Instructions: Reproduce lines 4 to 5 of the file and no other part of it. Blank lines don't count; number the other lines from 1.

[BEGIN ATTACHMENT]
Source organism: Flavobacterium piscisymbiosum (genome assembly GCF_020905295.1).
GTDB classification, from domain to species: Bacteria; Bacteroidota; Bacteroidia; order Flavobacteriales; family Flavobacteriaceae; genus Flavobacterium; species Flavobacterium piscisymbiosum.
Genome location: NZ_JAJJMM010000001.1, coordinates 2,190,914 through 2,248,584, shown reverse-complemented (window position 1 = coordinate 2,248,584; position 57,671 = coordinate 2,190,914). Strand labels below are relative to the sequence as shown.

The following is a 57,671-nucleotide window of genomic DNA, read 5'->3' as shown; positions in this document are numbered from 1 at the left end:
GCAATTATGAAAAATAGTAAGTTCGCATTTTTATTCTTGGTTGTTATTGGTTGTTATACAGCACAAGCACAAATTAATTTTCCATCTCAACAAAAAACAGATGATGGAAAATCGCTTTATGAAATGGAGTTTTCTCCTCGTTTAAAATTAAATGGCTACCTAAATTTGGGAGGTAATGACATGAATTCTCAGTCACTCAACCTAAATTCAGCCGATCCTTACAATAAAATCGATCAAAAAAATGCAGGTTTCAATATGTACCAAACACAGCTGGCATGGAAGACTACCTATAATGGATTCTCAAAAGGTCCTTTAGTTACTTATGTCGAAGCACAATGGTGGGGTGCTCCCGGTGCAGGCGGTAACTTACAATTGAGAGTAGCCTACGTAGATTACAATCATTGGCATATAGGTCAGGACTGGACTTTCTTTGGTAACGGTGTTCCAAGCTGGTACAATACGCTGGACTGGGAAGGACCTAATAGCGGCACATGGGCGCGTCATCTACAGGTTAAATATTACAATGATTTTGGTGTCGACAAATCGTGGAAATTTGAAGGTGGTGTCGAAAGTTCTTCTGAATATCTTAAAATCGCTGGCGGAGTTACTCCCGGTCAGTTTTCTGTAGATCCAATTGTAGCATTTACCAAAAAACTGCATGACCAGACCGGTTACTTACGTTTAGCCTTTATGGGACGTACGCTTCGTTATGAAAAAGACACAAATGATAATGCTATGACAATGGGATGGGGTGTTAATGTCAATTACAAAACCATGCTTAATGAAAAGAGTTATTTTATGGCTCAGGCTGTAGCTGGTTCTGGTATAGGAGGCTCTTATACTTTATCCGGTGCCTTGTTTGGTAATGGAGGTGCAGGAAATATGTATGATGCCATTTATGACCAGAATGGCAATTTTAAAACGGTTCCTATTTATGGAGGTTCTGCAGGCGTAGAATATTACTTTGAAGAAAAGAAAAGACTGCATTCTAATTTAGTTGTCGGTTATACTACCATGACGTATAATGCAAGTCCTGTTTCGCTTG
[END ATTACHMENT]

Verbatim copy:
The following is a 57,671-nucleotide window of genomic DNA, read 5'->3' as shown; positions in this document are numbered from 1 at the left end:
GCAATTATGAAAAATAGTAAGTTCGCATTTTTATTCTTGGTTGTTATTGGTTGTTATACAGCACAAGCACAAATTAATTTTCCATCTCAACAAAAAACAGATGATGGAAAATCGCTTTATGAAATGGAGTTTTCTCCTCGTTTAAAATTAAATGGCTACCTAAATTTGGGAGGTAATGACATGAATTCTCAGTCACTCAACCTAAATTCAGCCGATCCTTACAATAAAATCGATCAAAAAAATGCAGGTTTCAATATGTACCAAACACAGCTGGCATGGAAGACTACCTATAATGGATTCTCAAAAGGTCCTTTAGTTACTTATGTCGAAGCACAATGGTGGGGTGCTCCCGGTGCAGGCGGTAACTTACAATTGAGAGTAGCCTACGTAGATTACAATCATTGGCATATAGGTCAGGACTGGACTTTCTTTGGTAACGGTGTTCCAAGCTGGTACAATACGCTGGACTGGGAAGGACCTAATAGCGGCACATGGGCGCGTCATCTACAGGTTAAATATTACAATGATTTTGGTGTCGACAAATCGTGGAAATTTGAAGGTGGTGTCGAAAGTTCTTCTGAATATCTTAAAATCGCTGGCGGAGTTACTCCCGGTCAGTTTTCTGTAGATCCAATTGTAGCATTTACCAAAAAACTGCATGACCAGACCGGTTACTTACGTTTAGCCTTTATGGGACGTACGCTTCGTTATGAAAAAGACACAAATGATAATGCTATGACAATGGGATGGGGTGTTAATGTCAATTACAAAACCATGCTTAATGAAAAGAGTTATTTTATGGCTCAGGCTGTAGCTGGTTCTGGTATAGGAGGCTCTTATACTTTATCCGGTGCCTTGTTTGGTAATGGAGGTGCAGGAAATATGTATGATGCCATTTATGACCAGAATGGCAATTTTAAAACGGTTCCTATTTATGGAGGTTCTGCAGGCGTAGAATATTACTTTGAAGAAAAGAAAAGACTGCATTCTAATTTAGTTGTCGGTTATACTACCATGACGTATAATGCAAGTCCTGTTTCGCTTG